Calcium: 420 to 440 ppm.
You must ensure that there is zero trace of copper in the water, as this will be incredibly detrimental to the health of your conch and could even kill it. Levels for nitrates and nitrites, ammonia, phosphates should be as close to zero as you can get.
Substrate: Do Conch Snails Bury Themselves?
Yes, conch snails, including fighting conch snails, do bury themselves. They will spend many hours of their day sifting through the sandy substrate, looking for food, aerating it, and generally giving things a good clean.
You will need to ensure that your marine setup has a deep enough substrate layer to allow your large snail to burrow, sift, and hide from things that scare it. Sometimes, this can be up to six or eight inches with the fighting conch snail and will be considerably more for larger species.
Substrate should be sand, or sand mixed with small and soft-edged gravel pieces. This is exactly the type of habitat the conches would inhabit in the wild.
Conch Snail Diet
Fighting conches eat algae, other diatoms, fish poop, substrate bacteria, leftover fish food, and other decomposing organic matter in aquariums, but they feed at such a fast pace, it won’t be long until they’re finished with those things and will need something else – that YOU will need to provide.
Algae in your aquarium is not going to be enough food to keep conches going for very long, and it’ll last even less time if you have more than one of them. Natural tank food should be subsidized with the following:
- Fresh leafy greens and other vegetables (or dried)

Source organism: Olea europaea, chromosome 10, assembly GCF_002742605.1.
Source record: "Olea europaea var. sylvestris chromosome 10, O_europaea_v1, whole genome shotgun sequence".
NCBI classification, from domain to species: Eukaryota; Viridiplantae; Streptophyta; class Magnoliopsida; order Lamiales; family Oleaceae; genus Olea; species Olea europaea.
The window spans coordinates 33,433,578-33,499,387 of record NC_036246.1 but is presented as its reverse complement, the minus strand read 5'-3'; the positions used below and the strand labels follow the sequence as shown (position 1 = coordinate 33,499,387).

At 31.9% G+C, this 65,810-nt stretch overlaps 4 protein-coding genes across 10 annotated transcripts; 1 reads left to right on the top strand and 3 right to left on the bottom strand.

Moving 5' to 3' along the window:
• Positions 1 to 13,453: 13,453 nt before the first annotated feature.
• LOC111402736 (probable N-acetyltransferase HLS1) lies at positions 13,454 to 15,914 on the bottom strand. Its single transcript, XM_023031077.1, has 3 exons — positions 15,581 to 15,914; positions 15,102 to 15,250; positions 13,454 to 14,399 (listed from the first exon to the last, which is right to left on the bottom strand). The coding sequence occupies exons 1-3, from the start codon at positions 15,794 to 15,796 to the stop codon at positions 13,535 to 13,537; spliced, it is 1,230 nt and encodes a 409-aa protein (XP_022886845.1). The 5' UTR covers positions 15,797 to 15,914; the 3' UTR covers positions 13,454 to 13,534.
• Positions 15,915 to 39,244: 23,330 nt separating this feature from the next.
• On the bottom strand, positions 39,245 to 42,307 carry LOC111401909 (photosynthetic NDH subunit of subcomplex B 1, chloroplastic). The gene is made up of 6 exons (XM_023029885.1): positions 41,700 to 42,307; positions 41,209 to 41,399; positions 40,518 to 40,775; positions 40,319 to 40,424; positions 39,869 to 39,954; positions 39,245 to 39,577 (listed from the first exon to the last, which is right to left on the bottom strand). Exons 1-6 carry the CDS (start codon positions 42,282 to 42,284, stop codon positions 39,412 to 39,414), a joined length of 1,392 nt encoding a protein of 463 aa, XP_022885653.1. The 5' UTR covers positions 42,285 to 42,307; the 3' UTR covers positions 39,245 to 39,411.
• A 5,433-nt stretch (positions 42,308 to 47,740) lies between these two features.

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- Fish food
- Algae flakes or pellets
As with all gastropods in tanks or captivity, you will also need to ensure that your conch snails get all the calcium they need to have a strong shell. Something as simple as cuttlefish can help to boost calcium, but there are other ways of doing it, too.
Conch Snail Breeding Guide
If you want to breed these marine gastropods, there are a few things you should know…
It’s no big secret that these snails are difficult to breed in captivity. Males and females must come together for egg fertilization to take place. The species is not hermaphroditic, but it’s not overly difficult to determine the gender of an individual.
Females can hold on to male sperm for a while after the actual copulation process takes place, in some cases many weeks. During that time, she may breed with more than one male if they are available. This can and often does lead to the female laying eggs that are fathered by different individuals at the same time.
Fighting Conch Snail Eggs
Fighting conch females can lay up to 182,000 eggs in a single line or stream, and you’ll likely see the mass attached to plants, decorations, or the glass of the tank. It can reach just over 3 inches in length (8 cm).
Snails do not emerge from the eggs; larvae do. They stay in their larvae form for around 3 weeks (approximately 18 to 25 days), at which point they go through a process that is not too dissimilar form the metamorphosis of a butterfly, except a little conch snail emerges.
A huge number of the larvae will not make it to juvenile metamorphosis stage.
Conch Marine Snail Tankmates: Good and Bad
It is not a good idea to put conch snails in with shell-stealing marine life, such as hermit crabs. The latter will attack the former for the shell, and the wide opening gives the attacker enough room to get in, kill the inhabitant, and then make the shell its own.
Snail-eating and aggressive fish aren’t great tankmates, too… for obvious reasons.